The big question there would be: “Why doesn’t he start?” I mean, that’s often the key for two-way players, they start. And the one-dimensional players (Bonner, Blair) come off the bench.

  • Bry

    Of those four players, only Jefferson (who actually has a pretty solid career scoring) is paid highly. Novak and Quinn make nothing and Bonner makes three million. Only Jefferson gets starter money. And, unfortunately, he’s the best small forward on the team.

  • Bry

    Of those four players, only Jefferson (who actually has a pretty solid career scoring) is paid highly. Novak and Quinn make nothing and Bonner makes three million. Only Jefferson gets starter money. And, unfortunately, he’s the best small forward on the team.

  • Bry

    I think people are being ridiculously negative and running wild with 20-20 hindsight. Yes, their defense has faded, and yes, they rely on too many one-dimensional players, but none of that predicted going from 60-something wins to getting out-hustled and out-executed by the #8 seed. Their offense has abandoned them. Ginobili is not shooting well (maybe the elbow?), Parker is turning the ball over waaay too much, and Duncan is basically not shooting at all. The problem isn’t that the regular season showed all their weaknesses; the problem is that they’ve stopped doing well what they did really well during the season. Leading the league in 3-point percentage has turned into awful 3-point shooting. Not fouling has turned into lazy hack-fests and taking care of the ball is all but gone. I’m sick of hearing about Matt Bonner’s contract being a burden. He makes 3 million. Get over it. They gambled on Jefferson, and it’s failed. But, I don’t recall any of you (or the media) when the trade was announced yelling that Jefferson would bomb. Most people said it was a great move to fill the void that Bowen left. The Spurs are just unfortunately playing uncharacteristically awful right now, at the worst possible time. The sky isn’t falling and NONE of you predicted this incredibly poorly timed stretch of poor play. It’s time to look to next year. Splitter and Anderson are bigger parts of the rotation and Jefferson is on the trading block (his contract is not good, but also not untradeable).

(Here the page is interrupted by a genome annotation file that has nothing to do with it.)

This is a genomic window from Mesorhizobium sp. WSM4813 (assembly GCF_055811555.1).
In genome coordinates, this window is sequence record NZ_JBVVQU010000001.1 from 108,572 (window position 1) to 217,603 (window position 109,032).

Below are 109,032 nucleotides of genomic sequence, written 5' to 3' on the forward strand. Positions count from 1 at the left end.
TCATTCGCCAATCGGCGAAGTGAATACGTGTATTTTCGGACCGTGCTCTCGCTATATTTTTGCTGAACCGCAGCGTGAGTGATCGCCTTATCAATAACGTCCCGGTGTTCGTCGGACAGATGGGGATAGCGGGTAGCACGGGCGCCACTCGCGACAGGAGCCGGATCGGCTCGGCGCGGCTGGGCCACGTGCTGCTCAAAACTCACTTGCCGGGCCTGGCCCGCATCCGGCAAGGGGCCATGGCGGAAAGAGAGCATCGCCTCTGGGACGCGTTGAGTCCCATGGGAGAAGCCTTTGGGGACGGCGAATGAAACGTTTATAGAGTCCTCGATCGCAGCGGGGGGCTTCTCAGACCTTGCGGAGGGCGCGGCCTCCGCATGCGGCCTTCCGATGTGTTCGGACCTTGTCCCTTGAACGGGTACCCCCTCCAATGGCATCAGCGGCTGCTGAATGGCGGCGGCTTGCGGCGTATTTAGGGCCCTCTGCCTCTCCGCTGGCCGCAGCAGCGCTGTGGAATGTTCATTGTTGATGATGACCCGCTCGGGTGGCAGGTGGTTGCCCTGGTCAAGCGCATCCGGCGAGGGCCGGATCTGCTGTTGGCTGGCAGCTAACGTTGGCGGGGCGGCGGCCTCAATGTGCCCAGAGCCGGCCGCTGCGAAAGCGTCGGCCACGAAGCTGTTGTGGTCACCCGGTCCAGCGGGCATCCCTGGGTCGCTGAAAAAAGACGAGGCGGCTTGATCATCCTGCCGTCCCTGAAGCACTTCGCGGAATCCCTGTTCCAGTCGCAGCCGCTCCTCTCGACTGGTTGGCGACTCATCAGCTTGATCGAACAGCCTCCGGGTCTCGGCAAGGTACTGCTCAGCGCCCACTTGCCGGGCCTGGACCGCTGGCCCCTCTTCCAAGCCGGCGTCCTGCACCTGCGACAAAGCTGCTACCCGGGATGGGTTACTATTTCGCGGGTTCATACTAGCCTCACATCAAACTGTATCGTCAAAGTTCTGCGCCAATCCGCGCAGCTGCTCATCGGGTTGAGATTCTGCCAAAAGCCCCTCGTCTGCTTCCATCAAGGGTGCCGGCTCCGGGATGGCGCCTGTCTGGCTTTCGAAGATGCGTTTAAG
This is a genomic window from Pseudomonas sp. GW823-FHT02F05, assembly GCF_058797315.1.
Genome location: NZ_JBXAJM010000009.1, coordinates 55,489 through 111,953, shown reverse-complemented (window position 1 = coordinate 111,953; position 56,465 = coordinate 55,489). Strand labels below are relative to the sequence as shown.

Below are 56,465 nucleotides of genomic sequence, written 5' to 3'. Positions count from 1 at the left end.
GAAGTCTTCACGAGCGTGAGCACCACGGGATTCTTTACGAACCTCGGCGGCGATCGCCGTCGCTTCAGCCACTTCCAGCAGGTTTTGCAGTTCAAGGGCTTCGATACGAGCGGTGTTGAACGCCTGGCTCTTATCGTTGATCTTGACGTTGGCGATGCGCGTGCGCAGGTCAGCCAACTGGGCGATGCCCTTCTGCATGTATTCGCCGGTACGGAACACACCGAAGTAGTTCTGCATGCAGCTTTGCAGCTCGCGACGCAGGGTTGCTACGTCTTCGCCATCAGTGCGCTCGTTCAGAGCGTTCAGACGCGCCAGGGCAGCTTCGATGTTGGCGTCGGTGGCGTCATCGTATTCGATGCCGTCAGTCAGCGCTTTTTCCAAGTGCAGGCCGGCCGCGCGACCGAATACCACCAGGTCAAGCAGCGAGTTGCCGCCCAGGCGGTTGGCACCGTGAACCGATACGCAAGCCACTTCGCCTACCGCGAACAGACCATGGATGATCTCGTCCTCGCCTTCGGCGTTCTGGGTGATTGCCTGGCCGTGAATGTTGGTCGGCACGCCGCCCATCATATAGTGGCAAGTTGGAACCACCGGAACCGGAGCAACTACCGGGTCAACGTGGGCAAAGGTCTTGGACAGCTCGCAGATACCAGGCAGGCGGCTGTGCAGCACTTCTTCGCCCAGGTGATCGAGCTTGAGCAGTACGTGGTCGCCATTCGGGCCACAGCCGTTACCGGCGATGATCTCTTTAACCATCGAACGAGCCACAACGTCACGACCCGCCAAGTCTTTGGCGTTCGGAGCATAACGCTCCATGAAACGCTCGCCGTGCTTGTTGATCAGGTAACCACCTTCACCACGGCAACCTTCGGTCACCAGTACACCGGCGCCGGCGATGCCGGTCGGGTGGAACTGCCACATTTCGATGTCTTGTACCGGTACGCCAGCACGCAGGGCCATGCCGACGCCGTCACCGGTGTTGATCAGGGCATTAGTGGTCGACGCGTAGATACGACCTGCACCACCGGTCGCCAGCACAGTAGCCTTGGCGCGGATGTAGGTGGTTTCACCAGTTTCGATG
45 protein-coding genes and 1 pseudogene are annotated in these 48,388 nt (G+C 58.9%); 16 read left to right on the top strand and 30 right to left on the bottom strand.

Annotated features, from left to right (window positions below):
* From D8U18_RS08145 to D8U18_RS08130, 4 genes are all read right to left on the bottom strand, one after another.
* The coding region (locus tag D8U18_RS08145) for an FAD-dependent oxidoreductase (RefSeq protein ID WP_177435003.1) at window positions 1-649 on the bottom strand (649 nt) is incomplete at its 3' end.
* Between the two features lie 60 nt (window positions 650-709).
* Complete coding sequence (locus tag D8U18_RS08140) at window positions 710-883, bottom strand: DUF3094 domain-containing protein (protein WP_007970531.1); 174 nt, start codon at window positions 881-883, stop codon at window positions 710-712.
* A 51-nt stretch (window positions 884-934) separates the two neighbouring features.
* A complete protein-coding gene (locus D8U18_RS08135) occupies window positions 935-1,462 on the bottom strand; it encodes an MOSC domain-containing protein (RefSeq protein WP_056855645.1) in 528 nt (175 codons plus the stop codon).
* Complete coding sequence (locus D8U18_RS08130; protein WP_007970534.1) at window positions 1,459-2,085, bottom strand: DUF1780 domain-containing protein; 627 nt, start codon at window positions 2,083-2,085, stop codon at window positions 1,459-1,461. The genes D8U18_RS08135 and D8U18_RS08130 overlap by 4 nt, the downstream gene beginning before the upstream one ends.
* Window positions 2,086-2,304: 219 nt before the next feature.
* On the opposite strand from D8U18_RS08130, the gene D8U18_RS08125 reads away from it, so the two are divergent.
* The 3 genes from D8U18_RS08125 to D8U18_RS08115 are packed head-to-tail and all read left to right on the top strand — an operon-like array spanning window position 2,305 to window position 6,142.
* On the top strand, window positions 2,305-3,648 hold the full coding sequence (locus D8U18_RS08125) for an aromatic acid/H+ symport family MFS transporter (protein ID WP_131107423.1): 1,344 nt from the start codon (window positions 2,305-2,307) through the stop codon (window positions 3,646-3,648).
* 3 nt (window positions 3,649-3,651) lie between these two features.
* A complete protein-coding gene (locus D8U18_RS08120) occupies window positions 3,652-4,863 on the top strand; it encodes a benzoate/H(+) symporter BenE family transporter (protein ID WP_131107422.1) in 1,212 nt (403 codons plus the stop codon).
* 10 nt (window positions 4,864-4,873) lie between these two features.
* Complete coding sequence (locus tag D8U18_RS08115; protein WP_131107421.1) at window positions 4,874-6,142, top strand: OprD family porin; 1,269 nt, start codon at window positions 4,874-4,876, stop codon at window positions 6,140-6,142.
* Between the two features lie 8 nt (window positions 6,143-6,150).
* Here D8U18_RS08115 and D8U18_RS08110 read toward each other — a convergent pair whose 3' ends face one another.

• Bry

    I think people are being ridiculously negative and running wild with 20-20 hindsight. Yes, their defense has faded, and yes, they rely on too many one-dimensional players, but none of that predicted going from 60-something wins to getting out-hustled and out-executed by the #8 seed. Their offense has abandoned them. Ginobili is not shooting well (maybe the elbow?), Parker is turning the ball over waaay too much, and Duncan is basically not shooting at all. The problem isn’t that the regular season showed all their weaknesses; the problem is that they’ve stopped doing well what they did really well during the season. Leading the league in 3-point percentage has turned into awful 3-point shooting. Not fouling has turned into lazy hack-fests and taking care of the ball is all but gone. I’m sick of hearing about Matt Bonner’s contract being a burden. He makes 3 million. Get over it. They gambled on Jefferson, and it’s failed. But, I don’t recall any of you (or the media) when the trade was announced yelling that Jefferson would bomb. Most people said it was a great move to fill the void that Bowen left. The Spurs are just unfortunately playing uncharacteristically awful right now, at the worst possible time. The sky isn’t falling and NONE of you predicted this incredibly poorly timed stretch of poor play. It’s time to look to next year. Splitter and Anderson are bigger parts of the rotation and Jefferson is on the trading block (his contract is not good, but also not untradeable).

  • NYC

    Dude, your comment is just plain ignorant. You talk as if it were completely up to the Spurs whether or not to sign Rasheed Wallace. We pursued ‘Sheed. He wasn’t interested.

    As for Shaq, you talk as if Shaq would come for free. Signing Shaq would have meant no money to sign Tiago Splitter. And what exactly has Shaq done for Boston all year other than sit out nursing his injuries? He has yet to play a single playoff game. He is older than Tim Duncan.